Photo by Erin Broadley. Click image for entire slideshow.
After spending several hours at the Music Box Theater in Hollywood last night, watching the voter totals for the passage or defeat of Proposition 8 fluctuate every few minutes, it finally became apparent by 12:30 a.m. that things weren't looking too good for gay marriage in California. Even though the race is still too close to call, the whole evening left a sour taste in my mouth…even more so during the drive home, when a radio news broadcaster almost cheerily announced that gay marriage bans went through in Arizona and Florida and Arkansas voters banned gays and lesbians from adopting kids. By that time, I was officially pissed off!
But then I arrived home to start work on my article about Prop. 8 and tried to cool down so I could write something smart and insightful. I checked my email, and the Human Rights Campaign hit me right between the eyes with this public relations non-sense:
What a night.
The crowd is going wild here at HRC Election Headquarters. While many races have yet to be called, including ballot iniatitives (sic) in Arizona, Florida, Arkansas and California, I felt the need to tell you that tonight, we made history.
Because of you, because of everything you did, 2008 will forever be the Year We Won!
Historians will point to this election as a turning point in the long struggle for civil rights. Eight years of White House hostility toward LGBT Americans are finally over.
Here's what we know right now:
We will finally have an LGBT-friendly White House: President Barack Obama and Vice President Joe Biden.
Proposition 8 vote in California is still too close to call.
At this time, we helped elect new fair-minded allies in the Senate and in the House – including HRC endorsees Betsy Markey, Kay Hagan and cousins Tom and Mark Udall.
We can now pass critical LGBT equality measures like the Matthew Shepard Hate Crimes Act and begin unraveling the damage of the last eight years.
HRC and its members played a bigger role in 2008 than in any previous election. HRC launched a two-year, $7 million effort to get 5 million people out to vote for equality. We trained over 500 volunteers at 17 first-of-their-kind Camp Equality trainings and 25 more through the intensive 12-week Campaign College, and they went on to work on many tight races. One-third of our staff spread out across the country, providing thousands of hours of critical staff time to key campaigns. HRC raised more money for candidates than ever before and donated nearly $3.5 million to fight Proposition 8 in California. And there's more – watch this video to see how HRC turned your support into action.
Your efforts this year were without precedent. They've enabled HRC to play a role in dozens of today's victories. And with Obama in the oval office, we can now begin securing protections that LGBT Americans have been denied so long. We recognize the profound challenges facing our nation, and we will be patient and strategic in working with the new administration to secure those protections.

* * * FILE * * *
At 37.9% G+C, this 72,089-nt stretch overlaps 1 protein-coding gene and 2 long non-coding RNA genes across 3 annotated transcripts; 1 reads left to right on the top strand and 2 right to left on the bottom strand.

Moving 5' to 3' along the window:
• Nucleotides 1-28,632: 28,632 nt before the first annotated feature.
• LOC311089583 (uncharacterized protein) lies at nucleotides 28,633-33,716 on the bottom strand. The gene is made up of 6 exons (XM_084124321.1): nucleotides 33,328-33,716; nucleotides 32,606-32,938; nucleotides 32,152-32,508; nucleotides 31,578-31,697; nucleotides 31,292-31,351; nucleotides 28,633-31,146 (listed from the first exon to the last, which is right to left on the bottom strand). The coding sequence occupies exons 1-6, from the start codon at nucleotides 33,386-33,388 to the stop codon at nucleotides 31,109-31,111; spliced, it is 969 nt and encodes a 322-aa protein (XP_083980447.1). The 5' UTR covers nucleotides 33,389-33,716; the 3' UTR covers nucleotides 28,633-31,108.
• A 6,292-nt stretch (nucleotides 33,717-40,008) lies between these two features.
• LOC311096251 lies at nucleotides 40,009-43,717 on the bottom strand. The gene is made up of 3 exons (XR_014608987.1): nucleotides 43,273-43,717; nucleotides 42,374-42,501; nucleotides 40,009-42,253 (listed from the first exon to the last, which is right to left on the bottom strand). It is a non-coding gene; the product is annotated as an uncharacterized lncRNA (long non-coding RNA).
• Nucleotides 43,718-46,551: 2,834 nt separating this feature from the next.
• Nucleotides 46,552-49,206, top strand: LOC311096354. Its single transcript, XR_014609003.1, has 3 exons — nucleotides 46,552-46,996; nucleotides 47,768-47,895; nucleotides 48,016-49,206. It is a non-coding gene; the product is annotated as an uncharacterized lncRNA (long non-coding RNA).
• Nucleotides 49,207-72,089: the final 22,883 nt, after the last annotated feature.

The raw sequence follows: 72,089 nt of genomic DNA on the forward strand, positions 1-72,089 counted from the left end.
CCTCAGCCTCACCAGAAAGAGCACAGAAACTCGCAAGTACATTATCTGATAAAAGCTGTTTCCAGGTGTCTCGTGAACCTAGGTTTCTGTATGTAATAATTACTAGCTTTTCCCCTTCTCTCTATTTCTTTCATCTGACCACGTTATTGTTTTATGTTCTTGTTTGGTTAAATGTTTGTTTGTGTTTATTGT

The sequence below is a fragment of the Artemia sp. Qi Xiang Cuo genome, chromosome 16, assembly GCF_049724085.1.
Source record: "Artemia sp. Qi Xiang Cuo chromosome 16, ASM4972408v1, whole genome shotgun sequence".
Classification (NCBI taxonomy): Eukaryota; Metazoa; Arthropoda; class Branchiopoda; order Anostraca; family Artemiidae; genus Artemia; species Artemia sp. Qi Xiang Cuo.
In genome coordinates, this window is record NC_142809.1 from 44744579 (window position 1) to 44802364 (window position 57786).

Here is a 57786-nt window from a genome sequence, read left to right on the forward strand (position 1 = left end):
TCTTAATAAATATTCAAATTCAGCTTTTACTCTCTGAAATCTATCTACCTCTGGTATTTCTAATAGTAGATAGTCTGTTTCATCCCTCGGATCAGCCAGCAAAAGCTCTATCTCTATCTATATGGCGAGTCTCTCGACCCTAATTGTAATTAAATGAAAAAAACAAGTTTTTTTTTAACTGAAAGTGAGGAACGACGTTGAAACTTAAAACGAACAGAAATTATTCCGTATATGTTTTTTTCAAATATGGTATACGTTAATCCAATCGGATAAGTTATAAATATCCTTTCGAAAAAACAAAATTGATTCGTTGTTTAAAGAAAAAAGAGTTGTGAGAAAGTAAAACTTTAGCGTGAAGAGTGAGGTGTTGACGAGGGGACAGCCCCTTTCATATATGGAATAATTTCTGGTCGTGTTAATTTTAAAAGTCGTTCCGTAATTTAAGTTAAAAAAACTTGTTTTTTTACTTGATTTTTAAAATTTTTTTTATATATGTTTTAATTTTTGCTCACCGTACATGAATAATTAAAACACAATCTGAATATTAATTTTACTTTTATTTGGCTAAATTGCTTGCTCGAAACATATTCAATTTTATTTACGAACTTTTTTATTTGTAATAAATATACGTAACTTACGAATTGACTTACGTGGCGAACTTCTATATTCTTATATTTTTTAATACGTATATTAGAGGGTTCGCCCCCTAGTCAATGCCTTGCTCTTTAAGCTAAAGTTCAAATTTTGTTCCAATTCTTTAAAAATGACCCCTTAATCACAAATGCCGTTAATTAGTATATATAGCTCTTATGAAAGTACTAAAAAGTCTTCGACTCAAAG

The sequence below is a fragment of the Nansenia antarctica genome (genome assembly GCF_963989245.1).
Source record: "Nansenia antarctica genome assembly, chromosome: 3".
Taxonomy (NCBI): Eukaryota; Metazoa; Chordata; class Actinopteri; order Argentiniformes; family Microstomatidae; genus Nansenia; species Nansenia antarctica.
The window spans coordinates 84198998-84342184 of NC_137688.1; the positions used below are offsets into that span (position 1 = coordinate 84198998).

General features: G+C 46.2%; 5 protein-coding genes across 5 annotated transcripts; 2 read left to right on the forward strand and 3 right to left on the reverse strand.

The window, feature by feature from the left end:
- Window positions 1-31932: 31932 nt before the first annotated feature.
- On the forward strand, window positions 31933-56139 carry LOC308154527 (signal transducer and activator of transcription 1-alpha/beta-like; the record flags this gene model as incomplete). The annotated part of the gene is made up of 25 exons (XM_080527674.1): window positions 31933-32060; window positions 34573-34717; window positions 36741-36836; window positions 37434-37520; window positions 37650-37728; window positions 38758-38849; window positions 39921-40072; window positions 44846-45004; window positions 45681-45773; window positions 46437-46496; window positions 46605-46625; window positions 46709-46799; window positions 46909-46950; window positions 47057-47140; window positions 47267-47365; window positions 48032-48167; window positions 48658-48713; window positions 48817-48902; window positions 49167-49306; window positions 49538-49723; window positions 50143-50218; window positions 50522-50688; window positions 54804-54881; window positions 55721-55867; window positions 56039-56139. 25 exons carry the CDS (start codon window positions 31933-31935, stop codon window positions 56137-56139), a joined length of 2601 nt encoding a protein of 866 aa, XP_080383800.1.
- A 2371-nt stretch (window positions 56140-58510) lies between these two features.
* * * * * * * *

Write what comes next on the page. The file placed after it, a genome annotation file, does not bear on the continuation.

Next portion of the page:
We are still waiting with anticipation for results from California's fight for marriage equality, where the race is still too close to call. We are also waiting on results for Arizona, Florida and Arkansas. Once the outcome is known in these states, as well as other key races, we will update you with the results.
Together, we've made a profound difference in 2008. I can't thank you enough – and I can't wait to keep working with you to continue the march towards equality in 2009 and beyond.
I never got the update about Arizona, Florida, and Arkansas, but the cheerful guy on the radio had already filled me in.
What really annoys me, though, is this…I always thought–perhaps naively–the HRC was supposed to win gay rights. I didn't think it was set up primarily to win elections for Democrats.
So far, HRC hasn't won a single anti-gay marriage ballot measure, and there's been over 20 losses. A few years ago, Arizona voted one down, but a gay Republican named Steve May really ran that winning campaign. So what's the deal with the email?
To be honest, I think Solmonese was trying to spin the gay community away from last night's debacle for the movement, and, as a major player in that movement, he didn't want us looking at him or the HRC. Solmonese also wanted me to keep donating, which was asked of me at the very bottom of the email. It makes a thinking man start to wonder when enough is enough.
One thing is clear, though. The gay rights movement needs to take a serious look at itself. Gay activists, who I mostly admire, can't keep blaming evangelical Christians for every loss. It's like the Boston Red Sox blaming the New York Yankees for being too good all of those years and not doing anything about it. Someone in the front office needs to get fired, the line up needs to be shuffled, new players need to be brought in, and we need to start winning a few championships. Pronto!
Contact Patrick Range McDonald at firstname.lastname@example.org.